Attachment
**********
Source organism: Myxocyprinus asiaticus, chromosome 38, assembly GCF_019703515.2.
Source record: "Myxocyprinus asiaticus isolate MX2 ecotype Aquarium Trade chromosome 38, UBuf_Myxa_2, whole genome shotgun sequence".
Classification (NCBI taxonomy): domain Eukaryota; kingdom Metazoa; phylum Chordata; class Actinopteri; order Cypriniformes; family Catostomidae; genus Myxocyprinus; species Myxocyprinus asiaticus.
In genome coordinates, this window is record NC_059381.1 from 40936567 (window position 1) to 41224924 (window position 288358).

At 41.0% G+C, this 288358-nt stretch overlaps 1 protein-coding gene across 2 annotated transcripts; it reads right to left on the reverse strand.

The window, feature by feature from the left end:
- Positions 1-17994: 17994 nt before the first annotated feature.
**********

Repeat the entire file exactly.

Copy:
Source organism: Myxocyprinus asiaticus, chromosome 38, assembly GCF_019703515.2.
Source record: "Myxocyprinus asiaticus isolate MX2 ecotype Aquarium Trade chromosome 38, UBuf_Myxa_2, whole genome shotgun sequence".
Classification (NCBI taxonomy): domain Eukaryota; kingdom Metazoa; phylum Chordata; class Actinopteri; order Cypriniformes; family Catostomidae; genus Myxocyprinus; species Myxocyprinus asiaticus.
In genome coordinates, this window is record NC_059381.1 from 40936567 (window position 1) to 41224924 (window position 288358).

At 41.0% G+C, this 288358-nt stretch overlaps 1 protein-coding gene across 2 annotated transcripts; it reads right to left on the reverse strand.

The window, feature by feature from the left end:
- Positions 1-17994: 17994 nt before the first annotated feature.